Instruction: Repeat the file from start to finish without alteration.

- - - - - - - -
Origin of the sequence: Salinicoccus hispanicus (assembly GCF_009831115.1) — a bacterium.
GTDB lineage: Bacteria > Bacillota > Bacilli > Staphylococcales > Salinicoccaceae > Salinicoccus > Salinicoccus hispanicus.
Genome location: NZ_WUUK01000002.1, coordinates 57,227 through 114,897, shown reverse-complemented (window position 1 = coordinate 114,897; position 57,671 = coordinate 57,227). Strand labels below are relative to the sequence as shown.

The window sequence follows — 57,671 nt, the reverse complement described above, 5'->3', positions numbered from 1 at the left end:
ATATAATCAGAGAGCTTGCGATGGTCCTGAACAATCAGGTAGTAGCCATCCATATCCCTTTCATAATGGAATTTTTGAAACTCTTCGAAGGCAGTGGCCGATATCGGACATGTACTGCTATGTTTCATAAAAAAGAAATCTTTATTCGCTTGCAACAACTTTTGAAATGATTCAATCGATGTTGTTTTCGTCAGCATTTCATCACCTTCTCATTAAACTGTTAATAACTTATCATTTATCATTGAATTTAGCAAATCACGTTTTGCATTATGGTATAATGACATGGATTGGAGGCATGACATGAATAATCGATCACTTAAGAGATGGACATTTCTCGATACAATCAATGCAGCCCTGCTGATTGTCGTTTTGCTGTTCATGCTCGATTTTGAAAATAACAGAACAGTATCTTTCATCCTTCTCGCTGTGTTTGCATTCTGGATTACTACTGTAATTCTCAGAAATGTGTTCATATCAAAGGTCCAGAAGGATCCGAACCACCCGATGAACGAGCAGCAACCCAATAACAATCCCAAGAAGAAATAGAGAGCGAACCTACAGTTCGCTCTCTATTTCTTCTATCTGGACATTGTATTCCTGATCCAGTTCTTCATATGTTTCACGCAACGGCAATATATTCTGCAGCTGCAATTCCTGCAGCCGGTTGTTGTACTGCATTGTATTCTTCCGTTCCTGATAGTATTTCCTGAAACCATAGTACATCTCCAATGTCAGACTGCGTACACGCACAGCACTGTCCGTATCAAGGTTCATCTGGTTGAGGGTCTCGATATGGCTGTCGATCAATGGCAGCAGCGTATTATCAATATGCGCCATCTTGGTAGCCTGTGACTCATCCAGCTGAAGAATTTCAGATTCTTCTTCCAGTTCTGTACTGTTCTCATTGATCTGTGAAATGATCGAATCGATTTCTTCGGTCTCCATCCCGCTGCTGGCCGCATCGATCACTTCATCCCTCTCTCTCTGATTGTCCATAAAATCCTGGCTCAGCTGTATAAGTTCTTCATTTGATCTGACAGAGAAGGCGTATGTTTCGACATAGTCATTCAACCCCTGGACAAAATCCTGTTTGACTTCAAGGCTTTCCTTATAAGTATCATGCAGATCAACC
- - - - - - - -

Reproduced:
Origin of the sequence: Salinicoccus hispanicus (assembly GCF_009831115.1) — a bacterium.
GTDB lineage: Bacteria > Bacillota > Bacilli > Staphylococcales > Salinicoccaceae > Salinicoccus > Salinicoccus hispanicus.
Genome location: NZ_WUUK01000002.1, coordinates 57,227 through 114,897, shown reverse-complemented (window position 1 = coordinate 114,897; position 57,671 = coordinate 57,227). Strand labels below are relative to the sequence as shown.

The window sequence follows — 57,671 nt, the reverse complement described above, 5'->3', positions numbered from 1 at the left end:
ATATAATCAGAGAGCTTGCGATGGTCCTGAACAATCAGGTAGTAGCCATCCATATCCCTTTCATAATGGAATTTTTGAAACTCTTCGAAGGCAGTGGCCGATATCGGACATGTACTGCTATGTTTCATAAAAAAGAAATCTTTATTCGCTTGCAACAACTTTTGAAATGATTCAATCGATGTTGTTTTCGTCAGCATTTCATCACCTTCTCATTAAACTGTTAATAACTTATCATTTATCATTGAATTTAGCAAATCACGTTTTGCATTATGGTATAATGACATGGATTGGAGGCATGACATGAATAATCGATCACTTAAGAGATGGACATTTCTCGATACAATCAATGCAGCCCTGCTGATTGTCGTTTTGCTGTTCATGCTCGATTTTGAAAATAACAGAACAGTATCTTTCATCCTTCTCGCTGTGTTTGCATTCTGGATTACTACTGTAATTCTCAGAAATGTGTTCATATCAAAGGTCCAGAAGGATCCGAACCACCCGATGAACGAGCAGCAACCCAATAACAATCCCAAGAAGAAATAGAGAGCGAACCTACAGTTCGCTCTCTATTTCTTCTATCTGGACATTGTATTCCTGATCCAGTTCTTCATATGTTTCACGCAACGGCAATATATTCTGCAGCTGCAATTCCTGCAGCCGGTTGTTGTACTGCATTGTATTCTTCCGTTCCTGATAGTATTTCCTGAAACCATAGTACATCTCCAATGTCAGACTGCGTACACGCACAGCACTGTCCGTATCAAGGTTCATCTGGTTGAGGGTCTCGATATGGCTGTCGATCAATGGCAGCAGCGTATTATCAATATGCGCCATCTTGGTAGCCTGTGACTCATCCAGCTGAAGAATTTCAGATTCTTCTTCCAGTTCTGTACTGTTCTCATTGATCTGTGAAATGATCGAATCGATTTCTTCGGTCTCCATCCCGCTGCTGGCCGCATCGATCACTTCATCCCTCTCTCTCTGATTGTCCATAAAATCCTGGCTCAGCTGTATAAGTTCTTCATTTGATCTGACAGAGAAGGCGTATGTTTCGACATAGTCATTCAACCCCTGGACAAAATCCTGTTTGACTTCAAGGCTTTCCTTATAAGTATCATGCAGATCAACC